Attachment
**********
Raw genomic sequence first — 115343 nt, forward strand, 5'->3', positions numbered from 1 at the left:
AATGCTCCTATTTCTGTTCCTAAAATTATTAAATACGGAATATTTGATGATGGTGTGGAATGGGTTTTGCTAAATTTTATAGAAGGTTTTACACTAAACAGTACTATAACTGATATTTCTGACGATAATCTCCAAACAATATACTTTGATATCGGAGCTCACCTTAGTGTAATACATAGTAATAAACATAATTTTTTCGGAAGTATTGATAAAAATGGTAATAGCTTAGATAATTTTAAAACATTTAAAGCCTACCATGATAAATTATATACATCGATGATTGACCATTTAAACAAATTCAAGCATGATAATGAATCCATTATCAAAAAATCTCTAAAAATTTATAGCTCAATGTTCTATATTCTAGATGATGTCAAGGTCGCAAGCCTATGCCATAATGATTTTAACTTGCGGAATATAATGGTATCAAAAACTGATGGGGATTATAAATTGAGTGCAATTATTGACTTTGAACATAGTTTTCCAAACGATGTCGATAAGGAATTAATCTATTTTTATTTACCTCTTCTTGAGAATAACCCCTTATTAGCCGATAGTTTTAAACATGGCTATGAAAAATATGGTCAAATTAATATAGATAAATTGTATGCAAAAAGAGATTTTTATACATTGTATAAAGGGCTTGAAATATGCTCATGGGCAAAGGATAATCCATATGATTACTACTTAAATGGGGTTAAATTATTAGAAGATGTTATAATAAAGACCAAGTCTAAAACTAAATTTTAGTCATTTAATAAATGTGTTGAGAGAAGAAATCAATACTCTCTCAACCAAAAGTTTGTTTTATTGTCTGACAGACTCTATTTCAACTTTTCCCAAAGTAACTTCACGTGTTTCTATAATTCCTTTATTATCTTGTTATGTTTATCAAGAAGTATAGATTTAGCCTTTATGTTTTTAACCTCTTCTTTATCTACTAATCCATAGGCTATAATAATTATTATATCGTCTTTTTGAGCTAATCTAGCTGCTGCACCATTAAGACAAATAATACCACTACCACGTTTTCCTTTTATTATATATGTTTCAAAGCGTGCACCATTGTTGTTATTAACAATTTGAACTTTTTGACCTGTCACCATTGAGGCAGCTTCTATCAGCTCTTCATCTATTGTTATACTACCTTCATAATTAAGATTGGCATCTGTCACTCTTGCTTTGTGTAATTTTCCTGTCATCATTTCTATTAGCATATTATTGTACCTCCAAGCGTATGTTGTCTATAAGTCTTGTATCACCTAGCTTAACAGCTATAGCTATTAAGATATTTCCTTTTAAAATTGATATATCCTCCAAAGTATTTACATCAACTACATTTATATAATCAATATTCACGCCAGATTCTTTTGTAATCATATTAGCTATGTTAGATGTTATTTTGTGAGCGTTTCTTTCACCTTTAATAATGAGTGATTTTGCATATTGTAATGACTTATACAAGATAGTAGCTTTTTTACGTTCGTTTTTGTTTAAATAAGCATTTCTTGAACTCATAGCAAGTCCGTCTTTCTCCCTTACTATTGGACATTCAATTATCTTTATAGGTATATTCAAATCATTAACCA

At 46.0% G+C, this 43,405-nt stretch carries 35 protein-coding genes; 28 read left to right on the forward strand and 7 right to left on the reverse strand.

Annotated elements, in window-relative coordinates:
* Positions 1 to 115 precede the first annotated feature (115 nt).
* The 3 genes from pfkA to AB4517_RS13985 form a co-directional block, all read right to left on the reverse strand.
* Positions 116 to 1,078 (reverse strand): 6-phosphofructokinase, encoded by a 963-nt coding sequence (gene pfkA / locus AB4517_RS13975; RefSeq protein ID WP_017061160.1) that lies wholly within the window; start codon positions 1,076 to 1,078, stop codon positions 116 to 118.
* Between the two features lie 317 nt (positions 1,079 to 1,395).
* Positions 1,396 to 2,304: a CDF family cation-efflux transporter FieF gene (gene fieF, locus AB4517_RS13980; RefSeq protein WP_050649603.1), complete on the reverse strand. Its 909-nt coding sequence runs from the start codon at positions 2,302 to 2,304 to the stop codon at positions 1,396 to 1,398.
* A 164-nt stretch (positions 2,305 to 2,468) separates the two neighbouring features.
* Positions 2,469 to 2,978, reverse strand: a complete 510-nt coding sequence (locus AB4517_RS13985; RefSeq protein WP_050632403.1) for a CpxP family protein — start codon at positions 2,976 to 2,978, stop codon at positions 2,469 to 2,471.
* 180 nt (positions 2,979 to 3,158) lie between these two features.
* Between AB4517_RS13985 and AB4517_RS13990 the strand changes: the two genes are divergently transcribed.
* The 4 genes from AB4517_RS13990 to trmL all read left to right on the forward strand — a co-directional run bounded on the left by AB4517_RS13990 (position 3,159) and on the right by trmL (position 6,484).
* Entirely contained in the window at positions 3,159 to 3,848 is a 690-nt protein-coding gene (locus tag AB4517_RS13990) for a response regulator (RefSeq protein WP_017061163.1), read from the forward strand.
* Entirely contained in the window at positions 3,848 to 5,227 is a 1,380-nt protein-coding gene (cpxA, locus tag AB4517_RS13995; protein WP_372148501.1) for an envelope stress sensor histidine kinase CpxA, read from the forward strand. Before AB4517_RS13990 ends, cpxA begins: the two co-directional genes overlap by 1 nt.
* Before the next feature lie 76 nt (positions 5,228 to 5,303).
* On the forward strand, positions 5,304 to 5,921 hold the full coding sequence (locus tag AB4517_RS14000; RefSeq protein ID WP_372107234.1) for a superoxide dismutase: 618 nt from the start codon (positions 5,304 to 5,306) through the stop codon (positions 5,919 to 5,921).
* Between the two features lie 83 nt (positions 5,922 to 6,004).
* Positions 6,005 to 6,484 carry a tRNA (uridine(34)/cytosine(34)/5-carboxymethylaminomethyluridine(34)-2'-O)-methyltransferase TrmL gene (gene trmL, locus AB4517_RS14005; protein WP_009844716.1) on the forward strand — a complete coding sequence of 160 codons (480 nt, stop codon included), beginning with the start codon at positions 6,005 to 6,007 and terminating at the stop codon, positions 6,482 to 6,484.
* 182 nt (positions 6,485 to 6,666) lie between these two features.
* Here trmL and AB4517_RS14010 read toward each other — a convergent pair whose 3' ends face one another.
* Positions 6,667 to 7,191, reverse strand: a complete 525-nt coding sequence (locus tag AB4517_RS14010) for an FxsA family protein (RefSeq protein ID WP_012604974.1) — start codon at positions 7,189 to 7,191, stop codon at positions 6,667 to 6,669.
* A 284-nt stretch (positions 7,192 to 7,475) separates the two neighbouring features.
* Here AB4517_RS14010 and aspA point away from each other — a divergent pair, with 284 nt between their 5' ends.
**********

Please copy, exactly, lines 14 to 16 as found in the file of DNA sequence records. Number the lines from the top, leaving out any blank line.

* The 4 genes from AB4517_RS13990 to trmL all read left to right on the forward strand — a co-directional run bounded on the left by AB4517_RS13990 (position 3,159) and on the right by trmL (position 6,484).
* Entirely contained in the window at positions 3,159 to 3,848 is a 690-nt protein-coding gene (locus tag AB4517_RS13990) for a response regulator (RefSeq protein WP_017061163.1), read from the forward strand.
* Entirely contained in the window at positions 3,848 to 5,227 is a 1,380-nt protein-coding gene (cpxA, locus tag AB4517_RS13995; protein WP_372148501.1) for an envelope stress sensor histidine kinase CpxA, read from the forward strand. Before AB4517_RS13990 ends, cpxA begins: the two co-directional genes overlap by 1 nt.